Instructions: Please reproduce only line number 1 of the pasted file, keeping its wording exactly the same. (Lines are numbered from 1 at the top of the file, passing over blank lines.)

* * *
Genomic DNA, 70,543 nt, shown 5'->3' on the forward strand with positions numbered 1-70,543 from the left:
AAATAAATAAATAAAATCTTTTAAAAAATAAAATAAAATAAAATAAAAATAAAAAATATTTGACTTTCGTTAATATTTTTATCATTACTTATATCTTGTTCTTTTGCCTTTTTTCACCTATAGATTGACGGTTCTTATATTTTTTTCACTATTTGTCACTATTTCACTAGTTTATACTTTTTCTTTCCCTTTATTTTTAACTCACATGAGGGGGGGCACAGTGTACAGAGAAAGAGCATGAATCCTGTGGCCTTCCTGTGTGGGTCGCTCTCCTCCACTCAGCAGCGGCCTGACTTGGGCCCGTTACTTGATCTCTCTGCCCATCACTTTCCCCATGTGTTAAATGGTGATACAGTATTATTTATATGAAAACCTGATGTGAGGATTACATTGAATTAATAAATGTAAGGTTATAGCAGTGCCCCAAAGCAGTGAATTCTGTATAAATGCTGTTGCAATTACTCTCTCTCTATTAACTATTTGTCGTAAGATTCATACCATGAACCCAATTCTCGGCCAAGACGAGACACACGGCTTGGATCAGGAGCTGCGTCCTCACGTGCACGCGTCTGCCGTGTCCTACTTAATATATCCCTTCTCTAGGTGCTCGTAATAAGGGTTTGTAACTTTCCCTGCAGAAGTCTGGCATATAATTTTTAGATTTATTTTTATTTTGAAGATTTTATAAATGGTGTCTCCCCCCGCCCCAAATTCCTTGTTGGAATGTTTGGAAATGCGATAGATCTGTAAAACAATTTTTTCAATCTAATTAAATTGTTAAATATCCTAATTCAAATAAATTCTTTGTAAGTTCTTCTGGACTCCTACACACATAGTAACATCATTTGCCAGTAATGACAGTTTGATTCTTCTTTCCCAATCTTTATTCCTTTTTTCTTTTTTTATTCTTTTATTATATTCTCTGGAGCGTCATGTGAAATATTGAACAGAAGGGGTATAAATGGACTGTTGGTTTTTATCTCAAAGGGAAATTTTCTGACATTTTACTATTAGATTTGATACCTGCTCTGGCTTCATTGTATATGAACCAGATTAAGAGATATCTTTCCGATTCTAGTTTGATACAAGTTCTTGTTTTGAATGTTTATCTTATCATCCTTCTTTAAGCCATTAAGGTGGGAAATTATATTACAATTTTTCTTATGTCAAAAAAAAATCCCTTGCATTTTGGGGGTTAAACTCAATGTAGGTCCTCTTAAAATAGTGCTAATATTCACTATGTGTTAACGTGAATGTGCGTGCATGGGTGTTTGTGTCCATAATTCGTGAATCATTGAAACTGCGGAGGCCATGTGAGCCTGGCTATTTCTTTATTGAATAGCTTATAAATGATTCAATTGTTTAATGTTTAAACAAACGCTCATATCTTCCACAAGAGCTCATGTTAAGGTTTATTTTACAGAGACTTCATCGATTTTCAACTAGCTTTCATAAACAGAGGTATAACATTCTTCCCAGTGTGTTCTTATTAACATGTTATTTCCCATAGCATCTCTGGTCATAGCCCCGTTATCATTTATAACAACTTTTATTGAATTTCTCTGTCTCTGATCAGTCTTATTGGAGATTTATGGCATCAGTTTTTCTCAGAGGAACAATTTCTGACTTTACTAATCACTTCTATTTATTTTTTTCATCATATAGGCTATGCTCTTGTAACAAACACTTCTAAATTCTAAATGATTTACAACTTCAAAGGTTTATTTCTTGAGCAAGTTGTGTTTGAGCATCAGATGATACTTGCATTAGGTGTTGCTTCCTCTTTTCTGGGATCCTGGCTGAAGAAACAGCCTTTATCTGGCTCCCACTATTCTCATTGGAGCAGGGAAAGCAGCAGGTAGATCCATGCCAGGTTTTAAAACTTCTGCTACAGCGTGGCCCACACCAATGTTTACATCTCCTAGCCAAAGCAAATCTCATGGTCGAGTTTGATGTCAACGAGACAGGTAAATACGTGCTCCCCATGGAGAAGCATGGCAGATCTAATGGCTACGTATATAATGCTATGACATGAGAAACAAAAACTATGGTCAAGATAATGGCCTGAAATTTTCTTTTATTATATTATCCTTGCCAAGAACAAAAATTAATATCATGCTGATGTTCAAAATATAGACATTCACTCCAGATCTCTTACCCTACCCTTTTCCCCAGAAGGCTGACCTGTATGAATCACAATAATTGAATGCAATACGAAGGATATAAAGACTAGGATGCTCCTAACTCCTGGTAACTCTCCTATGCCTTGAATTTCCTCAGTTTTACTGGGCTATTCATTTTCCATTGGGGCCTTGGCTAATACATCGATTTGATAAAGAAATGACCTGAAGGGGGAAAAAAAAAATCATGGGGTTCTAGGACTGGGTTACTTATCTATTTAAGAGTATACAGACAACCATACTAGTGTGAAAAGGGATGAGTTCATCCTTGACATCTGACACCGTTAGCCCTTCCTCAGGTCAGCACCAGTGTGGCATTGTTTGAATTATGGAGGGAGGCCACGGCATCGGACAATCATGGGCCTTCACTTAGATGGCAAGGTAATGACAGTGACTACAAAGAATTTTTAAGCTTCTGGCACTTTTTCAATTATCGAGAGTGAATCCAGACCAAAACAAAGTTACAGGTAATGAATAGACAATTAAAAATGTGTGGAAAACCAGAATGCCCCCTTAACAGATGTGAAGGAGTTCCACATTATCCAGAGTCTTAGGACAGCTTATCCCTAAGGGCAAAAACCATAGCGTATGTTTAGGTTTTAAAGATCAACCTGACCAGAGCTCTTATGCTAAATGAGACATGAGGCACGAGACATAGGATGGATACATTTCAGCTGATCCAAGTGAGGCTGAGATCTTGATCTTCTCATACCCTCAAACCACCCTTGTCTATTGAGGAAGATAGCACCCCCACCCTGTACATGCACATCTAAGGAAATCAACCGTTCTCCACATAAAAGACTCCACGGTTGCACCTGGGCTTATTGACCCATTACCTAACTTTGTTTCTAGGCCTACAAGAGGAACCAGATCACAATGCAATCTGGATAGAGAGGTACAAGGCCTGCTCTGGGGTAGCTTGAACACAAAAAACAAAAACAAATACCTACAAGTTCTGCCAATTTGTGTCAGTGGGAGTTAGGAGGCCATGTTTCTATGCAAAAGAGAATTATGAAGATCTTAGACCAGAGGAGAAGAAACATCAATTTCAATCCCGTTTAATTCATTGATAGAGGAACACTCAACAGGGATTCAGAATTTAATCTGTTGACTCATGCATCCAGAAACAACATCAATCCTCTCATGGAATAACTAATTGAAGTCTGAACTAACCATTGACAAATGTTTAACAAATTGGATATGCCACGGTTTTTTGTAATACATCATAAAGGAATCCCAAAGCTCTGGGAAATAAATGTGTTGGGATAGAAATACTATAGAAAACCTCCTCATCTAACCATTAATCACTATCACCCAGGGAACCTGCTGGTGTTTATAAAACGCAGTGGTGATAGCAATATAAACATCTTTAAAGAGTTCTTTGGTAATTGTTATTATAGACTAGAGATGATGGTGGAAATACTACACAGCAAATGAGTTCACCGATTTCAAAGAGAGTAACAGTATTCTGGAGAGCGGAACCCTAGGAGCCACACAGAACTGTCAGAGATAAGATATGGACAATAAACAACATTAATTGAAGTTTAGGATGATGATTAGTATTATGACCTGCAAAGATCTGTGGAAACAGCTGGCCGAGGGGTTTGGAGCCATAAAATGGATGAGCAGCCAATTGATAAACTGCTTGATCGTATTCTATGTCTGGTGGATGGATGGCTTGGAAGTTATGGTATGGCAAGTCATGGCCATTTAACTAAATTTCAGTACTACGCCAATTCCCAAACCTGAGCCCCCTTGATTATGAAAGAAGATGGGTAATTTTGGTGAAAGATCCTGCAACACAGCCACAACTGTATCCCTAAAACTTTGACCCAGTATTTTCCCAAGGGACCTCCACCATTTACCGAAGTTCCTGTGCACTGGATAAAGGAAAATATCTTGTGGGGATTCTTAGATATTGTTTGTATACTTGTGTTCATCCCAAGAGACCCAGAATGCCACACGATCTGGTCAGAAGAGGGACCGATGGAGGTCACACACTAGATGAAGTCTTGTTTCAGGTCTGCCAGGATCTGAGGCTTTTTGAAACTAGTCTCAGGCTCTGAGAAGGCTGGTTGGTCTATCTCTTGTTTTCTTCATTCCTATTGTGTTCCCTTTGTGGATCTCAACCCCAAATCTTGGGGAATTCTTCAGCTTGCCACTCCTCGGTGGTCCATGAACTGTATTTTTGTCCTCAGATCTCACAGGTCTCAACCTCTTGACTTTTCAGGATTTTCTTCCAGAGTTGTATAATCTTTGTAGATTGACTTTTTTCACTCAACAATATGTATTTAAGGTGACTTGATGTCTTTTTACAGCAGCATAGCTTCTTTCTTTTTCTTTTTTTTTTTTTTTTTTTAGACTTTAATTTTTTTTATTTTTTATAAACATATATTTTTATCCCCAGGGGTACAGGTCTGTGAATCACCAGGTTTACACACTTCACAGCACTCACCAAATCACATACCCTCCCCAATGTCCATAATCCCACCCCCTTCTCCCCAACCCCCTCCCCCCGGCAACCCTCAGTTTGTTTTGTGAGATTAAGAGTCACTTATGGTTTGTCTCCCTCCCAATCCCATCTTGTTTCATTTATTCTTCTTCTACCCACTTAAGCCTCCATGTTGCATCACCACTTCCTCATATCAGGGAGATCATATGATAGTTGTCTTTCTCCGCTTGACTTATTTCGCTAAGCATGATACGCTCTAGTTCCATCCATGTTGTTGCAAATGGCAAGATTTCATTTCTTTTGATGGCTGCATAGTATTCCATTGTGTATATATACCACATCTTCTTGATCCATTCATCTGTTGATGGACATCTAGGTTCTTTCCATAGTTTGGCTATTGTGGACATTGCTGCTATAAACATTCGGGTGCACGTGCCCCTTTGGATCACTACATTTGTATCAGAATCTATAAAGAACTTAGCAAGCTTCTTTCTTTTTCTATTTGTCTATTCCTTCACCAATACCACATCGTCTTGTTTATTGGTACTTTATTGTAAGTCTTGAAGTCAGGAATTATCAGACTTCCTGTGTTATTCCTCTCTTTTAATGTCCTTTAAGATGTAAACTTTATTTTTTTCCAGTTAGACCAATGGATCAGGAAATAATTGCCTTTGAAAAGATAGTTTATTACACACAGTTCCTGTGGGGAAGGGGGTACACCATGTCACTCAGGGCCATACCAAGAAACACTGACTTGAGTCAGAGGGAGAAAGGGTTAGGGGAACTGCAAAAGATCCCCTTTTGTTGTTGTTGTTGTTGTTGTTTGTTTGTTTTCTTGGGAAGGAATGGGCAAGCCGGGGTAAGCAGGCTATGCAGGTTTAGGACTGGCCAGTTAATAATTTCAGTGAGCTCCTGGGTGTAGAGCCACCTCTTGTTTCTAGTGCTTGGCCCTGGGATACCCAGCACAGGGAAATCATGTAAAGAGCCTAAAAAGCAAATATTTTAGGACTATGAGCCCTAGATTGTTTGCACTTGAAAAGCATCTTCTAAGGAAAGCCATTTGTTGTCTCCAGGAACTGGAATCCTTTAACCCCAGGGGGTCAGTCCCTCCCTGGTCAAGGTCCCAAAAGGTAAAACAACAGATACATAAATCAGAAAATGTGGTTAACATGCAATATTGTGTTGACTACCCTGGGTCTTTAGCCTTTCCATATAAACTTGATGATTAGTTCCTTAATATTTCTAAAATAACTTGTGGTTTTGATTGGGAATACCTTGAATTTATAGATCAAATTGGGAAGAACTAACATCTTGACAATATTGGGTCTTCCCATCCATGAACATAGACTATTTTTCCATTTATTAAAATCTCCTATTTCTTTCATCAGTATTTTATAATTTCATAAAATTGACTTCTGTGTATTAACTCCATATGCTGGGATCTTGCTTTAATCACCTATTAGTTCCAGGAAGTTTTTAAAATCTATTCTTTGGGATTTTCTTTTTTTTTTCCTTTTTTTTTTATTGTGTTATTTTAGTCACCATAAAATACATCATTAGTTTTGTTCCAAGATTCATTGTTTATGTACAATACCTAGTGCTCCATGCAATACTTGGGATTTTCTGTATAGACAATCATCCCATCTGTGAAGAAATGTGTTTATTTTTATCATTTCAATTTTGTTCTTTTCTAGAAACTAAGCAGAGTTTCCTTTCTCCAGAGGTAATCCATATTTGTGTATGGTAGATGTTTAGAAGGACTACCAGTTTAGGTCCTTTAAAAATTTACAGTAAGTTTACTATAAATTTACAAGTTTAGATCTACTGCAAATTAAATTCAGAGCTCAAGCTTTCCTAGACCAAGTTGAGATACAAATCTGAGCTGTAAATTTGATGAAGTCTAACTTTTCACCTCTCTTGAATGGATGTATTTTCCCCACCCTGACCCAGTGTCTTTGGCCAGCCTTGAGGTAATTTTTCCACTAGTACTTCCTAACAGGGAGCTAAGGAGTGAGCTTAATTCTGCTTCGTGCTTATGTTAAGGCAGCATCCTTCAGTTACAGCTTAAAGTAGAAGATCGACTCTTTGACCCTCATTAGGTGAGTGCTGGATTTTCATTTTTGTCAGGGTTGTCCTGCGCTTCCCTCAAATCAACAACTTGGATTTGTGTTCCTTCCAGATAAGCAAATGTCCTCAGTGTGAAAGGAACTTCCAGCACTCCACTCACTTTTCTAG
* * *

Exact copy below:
Genomic DNA, 70,543 nt, shown 5'->3' on the forward strand with positions numbered 1-70,543 from the left: